At One Swiss University, You Can Now Major in Yodeling

Hulton Archive, Getty Images
Hulton Archive, Getty Images

Switzerland’s yodeling tradition began in remote Alpine meadows, but now, new generations of students can opt to learn the folk art in a college classroom. The Lucerne University of Applied Sciences and Arts has become the nation’s first university to offer bachelor’s and master’s degrees in yodeling, according to The Local.

Lucerne University has offered folk music degrees since 2012, but it took the department several years to find a qualified yodeling teacher. They finally settled on Nadja Räss, a famous Swiss yodeler who runs her own academy in Zurich. Under her tutelage, three to four incoming students will learn to yodel-ay-ee-oo while also taking classes in musical history, theory, and business.

Yodeling is today performed on stages, but it was once used as a method of communication among Alpine shepherds. By alternating falsetto notes with natural singing tones, they were able to communicate across mountains and round up livestock. These lyric-less cries developed into songs by the 19th century.

Today, the technique is no longer just for shepherds. Yodeling is undergoing a musical revival and occasionally enjoying five minutes of YouTube fame.

In 2014, Swiss officials announced that they intended to submit Alpine yodeling for consideration to UNESCO’s World Heritage list, along with traditions like mechanical watchmaking, typography, and managing the risk of avalanches, according to The Telegraph. Due to current guidelines, countries can only supply one entry each year. At least Switzerland’s yodelers will now have new opportunities to study their craft as they await their chance to shine on the international stage.

[h/t The Local]

Get Paid to Write Dirty Jokes for Cards Against Humanity

tom_bullock, Wikimedia Commons // CC BY 2.0

If you've exhausted every possible joke combination in Cards Against Humanity, the makers of the game have a new outlet for your wit. Apply to be a contributing writer and you could get paid to write the gross, bizarre, and occasionally offensive cards that go into new editions of the game.

For the uninitiated, here's how Cards Against Humanity works: A player draws a black card, which has a sentence with a section missing from it, and puts it down for the group to see. The rest of the players then put down white cards with words or phrases that could potentially fill in the blank. The player who comes up with the best joke wins the round.

In order for the jokes to be funny, the cards themselves need to be well written. That's where the contributing writers come in. As the job posting explains, the new writers will make $40 an hour "writing poop jokes as needed." The position is remote and part-time.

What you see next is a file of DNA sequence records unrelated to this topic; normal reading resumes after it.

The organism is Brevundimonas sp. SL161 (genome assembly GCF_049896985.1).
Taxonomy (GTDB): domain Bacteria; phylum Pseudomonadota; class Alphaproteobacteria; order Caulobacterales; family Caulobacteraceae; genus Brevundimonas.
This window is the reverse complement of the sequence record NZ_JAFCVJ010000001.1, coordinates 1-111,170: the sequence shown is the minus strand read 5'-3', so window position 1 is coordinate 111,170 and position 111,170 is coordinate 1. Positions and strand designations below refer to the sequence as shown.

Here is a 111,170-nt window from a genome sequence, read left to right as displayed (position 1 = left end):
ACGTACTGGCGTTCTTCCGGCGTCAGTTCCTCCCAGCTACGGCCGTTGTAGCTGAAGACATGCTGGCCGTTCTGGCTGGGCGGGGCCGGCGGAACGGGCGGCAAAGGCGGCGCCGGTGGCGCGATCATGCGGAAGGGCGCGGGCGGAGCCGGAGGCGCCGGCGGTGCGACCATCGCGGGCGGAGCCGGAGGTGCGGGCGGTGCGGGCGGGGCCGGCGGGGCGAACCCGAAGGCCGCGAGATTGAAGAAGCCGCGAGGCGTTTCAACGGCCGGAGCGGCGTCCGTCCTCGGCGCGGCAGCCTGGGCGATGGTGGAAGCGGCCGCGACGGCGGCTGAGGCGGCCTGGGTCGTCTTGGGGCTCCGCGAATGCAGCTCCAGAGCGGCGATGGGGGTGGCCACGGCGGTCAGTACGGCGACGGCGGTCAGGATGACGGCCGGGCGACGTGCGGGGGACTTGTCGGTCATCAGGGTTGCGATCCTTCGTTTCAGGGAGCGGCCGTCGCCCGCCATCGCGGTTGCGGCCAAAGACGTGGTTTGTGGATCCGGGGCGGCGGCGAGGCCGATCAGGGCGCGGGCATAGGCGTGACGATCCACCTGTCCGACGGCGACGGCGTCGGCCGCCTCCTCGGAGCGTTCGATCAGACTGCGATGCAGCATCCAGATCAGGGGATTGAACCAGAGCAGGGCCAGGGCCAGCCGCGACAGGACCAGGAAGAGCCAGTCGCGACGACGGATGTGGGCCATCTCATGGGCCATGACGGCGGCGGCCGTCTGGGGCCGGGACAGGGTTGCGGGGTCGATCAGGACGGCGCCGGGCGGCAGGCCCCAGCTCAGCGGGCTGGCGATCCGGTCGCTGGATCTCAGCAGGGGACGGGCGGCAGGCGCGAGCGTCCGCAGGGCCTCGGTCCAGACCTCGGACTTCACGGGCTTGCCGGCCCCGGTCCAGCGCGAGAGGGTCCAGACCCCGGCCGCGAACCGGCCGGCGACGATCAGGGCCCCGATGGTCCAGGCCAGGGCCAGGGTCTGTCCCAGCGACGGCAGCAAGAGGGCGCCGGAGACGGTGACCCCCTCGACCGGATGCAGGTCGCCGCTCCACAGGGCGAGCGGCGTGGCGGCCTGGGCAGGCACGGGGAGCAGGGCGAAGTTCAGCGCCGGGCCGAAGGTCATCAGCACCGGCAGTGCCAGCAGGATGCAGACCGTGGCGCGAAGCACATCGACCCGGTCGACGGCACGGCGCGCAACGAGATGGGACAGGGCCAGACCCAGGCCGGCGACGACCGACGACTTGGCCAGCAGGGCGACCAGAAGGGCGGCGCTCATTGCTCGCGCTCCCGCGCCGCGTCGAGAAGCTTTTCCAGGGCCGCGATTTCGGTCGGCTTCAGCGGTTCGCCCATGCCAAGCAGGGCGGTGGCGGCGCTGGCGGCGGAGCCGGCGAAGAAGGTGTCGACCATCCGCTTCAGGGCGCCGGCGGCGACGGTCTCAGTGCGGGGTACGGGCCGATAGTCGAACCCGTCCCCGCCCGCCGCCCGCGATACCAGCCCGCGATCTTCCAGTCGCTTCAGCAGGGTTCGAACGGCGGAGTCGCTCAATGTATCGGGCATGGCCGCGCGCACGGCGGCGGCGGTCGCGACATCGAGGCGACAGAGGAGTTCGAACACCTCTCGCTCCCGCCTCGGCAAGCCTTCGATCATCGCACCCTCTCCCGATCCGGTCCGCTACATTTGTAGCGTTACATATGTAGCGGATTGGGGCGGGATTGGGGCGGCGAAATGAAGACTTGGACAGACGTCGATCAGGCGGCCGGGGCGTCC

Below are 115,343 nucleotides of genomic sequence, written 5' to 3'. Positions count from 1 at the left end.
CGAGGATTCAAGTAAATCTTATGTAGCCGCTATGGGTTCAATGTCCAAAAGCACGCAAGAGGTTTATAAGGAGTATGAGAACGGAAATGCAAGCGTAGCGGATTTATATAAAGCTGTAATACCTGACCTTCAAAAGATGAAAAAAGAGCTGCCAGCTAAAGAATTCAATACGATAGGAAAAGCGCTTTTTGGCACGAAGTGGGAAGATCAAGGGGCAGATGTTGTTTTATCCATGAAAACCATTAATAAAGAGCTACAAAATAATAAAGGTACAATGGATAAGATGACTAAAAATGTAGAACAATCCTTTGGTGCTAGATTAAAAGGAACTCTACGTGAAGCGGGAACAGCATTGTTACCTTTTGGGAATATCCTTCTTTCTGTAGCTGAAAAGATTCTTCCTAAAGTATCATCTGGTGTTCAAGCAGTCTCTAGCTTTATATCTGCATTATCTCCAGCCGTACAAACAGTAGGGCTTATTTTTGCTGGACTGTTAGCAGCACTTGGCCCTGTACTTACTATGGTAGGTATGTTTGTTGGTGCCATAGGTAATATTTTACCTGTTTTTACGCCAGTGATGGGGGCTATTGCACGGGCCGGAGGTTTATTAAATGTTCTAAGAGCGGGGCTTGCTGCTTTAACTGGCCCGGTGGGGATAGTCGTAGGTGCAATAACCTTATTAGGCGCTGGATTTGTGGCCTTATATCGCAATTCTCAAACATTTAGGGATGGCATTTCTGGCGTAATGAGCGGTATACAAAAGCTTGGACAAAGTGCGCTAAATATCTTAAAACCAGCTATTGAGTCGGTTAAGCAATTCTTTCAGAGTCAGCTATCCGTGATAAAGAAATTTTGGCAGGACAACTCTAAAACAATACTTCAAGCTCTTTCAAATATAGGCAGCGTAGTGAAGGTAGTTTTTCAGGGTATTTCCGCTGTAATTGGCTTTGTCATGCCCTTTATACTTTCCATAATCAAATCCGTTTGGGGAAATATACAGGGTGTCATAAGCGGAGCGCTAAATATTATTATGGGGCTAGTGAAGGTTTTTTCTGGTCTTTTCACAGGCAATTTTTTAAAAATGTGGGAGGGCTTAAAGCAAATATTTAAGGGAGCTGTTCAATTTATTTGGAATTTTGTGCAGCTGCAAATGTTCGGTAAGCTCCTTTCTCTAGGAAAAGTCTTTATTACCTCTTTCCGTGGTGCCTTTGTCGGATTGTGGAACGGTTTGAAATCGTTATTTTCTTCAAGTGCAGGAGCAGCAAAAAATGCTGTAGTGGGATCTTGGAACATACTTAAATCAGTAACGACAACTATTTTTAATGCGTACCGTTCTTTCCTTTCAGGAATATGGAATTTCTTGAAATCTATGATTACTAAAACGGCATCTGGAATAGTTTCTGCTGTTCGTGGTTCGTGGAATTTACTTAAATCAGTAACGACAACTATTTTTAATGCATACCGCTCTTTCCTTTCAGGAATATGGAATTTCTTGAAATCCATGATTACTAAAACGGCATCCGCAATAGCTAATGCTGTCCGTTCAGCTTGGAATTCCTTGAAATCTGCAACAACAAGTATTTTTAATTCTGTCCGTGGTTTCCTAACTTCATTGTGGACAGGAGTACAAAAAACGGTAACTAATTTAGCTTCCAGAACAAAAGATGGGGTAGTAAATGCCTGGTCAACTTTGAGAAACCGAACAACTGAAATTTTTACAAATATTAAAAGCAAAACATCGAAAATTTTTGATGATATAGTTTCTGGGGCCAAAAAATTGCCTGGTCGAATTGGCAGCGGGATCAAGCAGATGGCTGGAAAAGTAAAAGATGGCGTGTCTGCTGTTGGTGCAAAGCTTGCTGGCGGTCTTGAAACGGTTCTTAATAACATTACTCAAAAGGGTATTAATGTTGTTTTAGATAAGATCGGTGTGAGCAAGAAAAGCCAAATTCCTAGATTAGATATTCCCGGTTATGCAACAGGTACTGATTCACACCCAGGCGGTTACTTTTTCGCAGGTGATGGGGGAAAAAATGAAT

To see if you're a good fit for the gig, Cards Against Humanity is asking that you submit ideas for 15 white cards and five black cards that best exhibit your humor and writing skills. They've even included a handy primer on "how to write cards that don't blow" for applicants who are unsure of where to start. "A good black card allows players to subvert an expected tone or logic," the guidelines explain, while white cards should have "distinct voice, perspective, or syntax." The page also includes general guidelines on structure and the Cards Against Humanity style.

To apply, submit your ideas through the website before August 31. And if you're looking for some offbeat inspiration, this 19th-century version of the game should kickstart your creativity.

Nearly $100,000 in Instant Ramen Was Stolen in Georgia Noodle Heist

iStock
iStock

It's not easy to steal a small fortune when your target is instant ramen, but a team of thieves in Georgia managed to do just that a few weeks back. As The Atlanta Journal-Constitution reports, the criminals made off with a trailer containing nearly $100,000 worth of noodles, and the local police force is still working to track down the perpetrators.

The heist occurred outside a Chevron gas station in Fayetteville, Georgia some time between July 25 and August 1, 2018. The 53-foot trailer parked in the area contained a large shipment of ramen, which the truck's driver estimates was worth about $98,000. Depending on the brand, that means the convenience food bandits stole anywhere between 200,000 and 500,000 noodle packs.

Some outlets have connected the truck-jacking to a recent string of vehicle-related robberies, but the Fayette County Sheriff's Office told the AJC such reports are inaccurate. Any potential suspects in the case have yet to be revealed.

The outlaws join the list of thieves who have stolen food items in bulk. Some of the most ambitious food heists in the past have centered on 11,000 pounds of Nutella, $75,000 worth of soup, and 6000 cheesecakes.

[h/t The Atlanta Journal-Constitution]

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